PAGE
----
The earnings results of Frontier Communications (NYSE: FTR ) and other telecommunication companies lately have been grim. Yet amid the rush to get out of these stocks, Wall Street has pushed dividend yields on many of these companies to between 8% and 16%. That makes telecom companies some of the highest income-paying stocks on Wall Street today. The critical question is this: Can these dividends last, and will these companies be able to hold off the onslaught of falling revenues, burdensome debts, and increasing competition? With a little bit of analysis, I believe our answer is yes.
That may be welcome news for investors in these stocks. Frontier Communications is now down 45% for the year, and more generally, shares of the largest players have declined from 20% to 50%. Cable companies have similarly underperformed. As you will see, the time may be right for calling the bottom.
|TTM Revenue Growth||
|CenturyLink ( NYSE : CTL)||7.8%||73.7%||(19.5%)|
|WindStream (Nasdaq: WIN )||8.2%||16.4%||(12.6%)|
|Alaska Communications (Nasdaq: ALSK )||6.1%||2%||(71.3%)|
|Comcast (NYSE: CMCSA )||1.9%||35.5%||8.2%|
|Cablevision Systems (NYSE: CVC )||4.2%||20%||(57.3%)|
|Time Warner Cable (NYSE: TWC )||3%||4.8%||(3.1%)|
What Frontier's third quarter revealed
Frontier's recent earnings report brought a piece of bad news. Revenues descended yet again, falling sequentially by $31 million to $1.291 billion. The pressure on results comes from a consumer voice business that is clearly in decline. Homes are increasingly cutting their first and second phone lines in favor of solely mobile devices, and since just the beginning of 2010, Frontier access lines are down by 18%.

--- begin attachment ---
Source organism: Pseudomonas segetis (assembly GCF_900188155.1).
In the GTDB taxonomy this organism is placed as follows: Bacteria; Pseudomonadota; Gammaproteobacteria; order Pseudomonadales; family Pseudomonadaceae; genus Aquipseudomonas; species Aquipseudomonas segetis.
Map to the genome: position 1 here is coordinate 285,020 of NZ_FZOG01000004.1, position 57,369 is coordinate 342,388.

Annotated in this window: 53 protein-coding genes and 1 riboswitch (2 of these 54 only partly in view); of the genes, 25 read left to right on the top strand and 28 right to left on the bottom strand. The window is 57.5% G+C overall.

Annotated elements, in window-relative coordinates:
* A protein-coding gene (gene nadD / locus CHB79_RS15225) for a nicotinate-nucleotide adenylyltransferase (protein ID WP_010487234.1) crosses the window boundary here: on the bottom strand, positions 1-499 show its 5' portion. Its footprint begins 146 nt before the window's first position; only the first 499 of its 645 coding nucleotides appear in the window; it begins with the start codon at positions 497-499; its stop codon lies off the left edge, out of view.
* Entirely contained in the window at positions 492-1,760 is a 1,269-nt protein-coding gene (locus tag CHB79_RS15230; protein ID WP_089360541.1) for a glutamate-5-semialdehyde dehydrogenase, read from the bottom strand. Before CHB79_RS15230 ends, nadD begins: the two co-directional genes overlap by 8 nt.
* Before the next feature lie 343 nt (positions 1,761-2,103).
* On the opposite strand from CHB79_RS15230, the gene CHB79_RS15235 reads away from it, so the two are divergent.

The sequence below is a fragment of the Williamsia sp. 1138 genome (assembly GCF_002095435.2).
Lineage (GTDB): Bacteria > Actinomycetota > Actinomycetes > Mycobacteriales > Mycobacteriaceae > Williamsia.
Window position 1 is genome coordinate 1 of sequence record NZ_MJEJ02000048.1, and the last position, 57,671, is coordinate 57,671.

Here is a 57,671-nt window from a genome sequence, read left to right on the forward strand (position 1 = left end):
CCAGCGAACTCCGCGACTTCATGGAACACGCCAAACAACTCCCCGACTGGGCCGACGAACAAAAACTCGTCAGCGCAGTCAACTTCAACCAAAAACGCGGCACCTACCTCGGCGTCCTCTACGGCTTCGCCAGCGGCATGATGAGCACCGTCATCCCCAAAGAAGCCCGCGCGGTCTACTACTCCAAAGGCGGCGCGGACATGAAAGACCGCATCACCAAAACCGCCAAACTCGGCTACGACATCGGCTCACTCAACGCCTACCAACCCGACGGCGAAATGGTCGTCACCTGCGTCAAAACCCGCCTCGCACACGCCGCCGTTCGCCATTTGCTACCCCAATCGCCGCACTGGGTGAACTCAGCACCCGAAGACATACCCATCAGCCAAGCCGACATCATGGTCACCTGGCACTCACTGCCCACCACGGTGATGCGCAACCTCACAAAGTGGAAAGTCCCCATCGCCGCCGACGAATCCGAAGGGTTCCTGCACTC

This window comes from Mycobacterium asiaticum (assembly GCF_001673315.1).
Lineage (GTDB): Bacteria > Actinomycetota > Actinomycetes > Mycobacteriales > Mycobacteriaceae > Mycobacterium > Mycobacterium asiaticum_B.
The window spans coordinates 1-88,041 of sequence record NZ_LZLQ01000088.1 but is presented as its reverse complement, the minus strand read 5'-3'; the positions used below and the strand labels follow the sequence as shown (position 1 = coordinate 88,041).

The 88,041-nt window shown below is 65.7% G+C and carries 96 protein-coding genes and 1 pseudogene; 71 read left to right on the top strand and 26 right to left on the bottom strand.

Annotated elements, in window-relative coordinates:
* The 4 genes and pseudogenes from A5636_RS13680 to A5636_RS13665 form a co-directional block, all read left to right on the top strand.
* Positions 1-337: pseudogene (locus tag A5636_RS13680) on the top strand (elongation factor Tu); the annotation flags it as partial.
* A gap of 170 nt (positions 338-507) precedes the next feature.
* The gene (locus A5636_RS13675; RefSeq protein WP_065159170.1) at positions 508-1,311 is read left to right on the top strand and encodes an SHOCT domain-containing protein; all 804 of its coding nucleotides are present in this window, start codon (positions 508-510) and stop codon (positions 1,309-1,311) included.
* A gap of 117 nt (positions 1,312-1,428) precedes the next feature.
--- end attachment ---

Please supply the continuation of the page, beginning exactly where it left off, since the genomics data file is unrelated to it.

The company has taken the brunt of the pain, and Frontier's remaining business increasingly serves business, wireless, and broadband needs. In fact, 51% of customer revenue now comes from business clients and 13% comes from residential high-speed Internet. Arguably, 10% more of its revenue is rather sticky, since these are residential customers who have phone lines with high-speed Internet or satellite packages.
What remains is just 26% of customer revenue that is "at-risk," and here's the thing: If this amount was entirely wiped out and nothing else happened, free cash flow would still be $176 million per year. And more realistically, there are two reasons that analysis is too bleak.
First, although one-third of revenue could possibly be dwindling, the other two-thirds of the business has a brighter future, with prospects tied mostly to business and data needs.
Second, debt costs are coming down. Frontier's effective interest rate on its $8 billion in debt is about 8.3%, yet recently, the company refinanced $575 million of debt at effectively 3.13%. That move alone will save Frontier $25 million per year, and if Frontier gets its leverage ratio down, the interest expense will drop by another 1%.
The Foolish bottom line
The results seem to suggest that both telecom and cable are misunderstood. So which of the two is the better bet?
Turns out the valuations for rural telecom and cable competitors are rather similar. The superior choice really depends on your perspective. On the one hand, rural telecom companies have a large exposure to the landline phone business. On the other hand, they face relatively little competition in their markets, and some earn a majority of their revenue from safer business and broadband sales. With cable companies, you get a business that is growing but that also earns the majority of its revenue from providing residential video services. If you believe that the Internet may disrupt the television business anytime soon, then you can argue that telecom is the safer bet. Better to stick with the devil you know.
You can keep tabs on telecoms and all your other favorite stocks with the Fool's free My Watchlist service!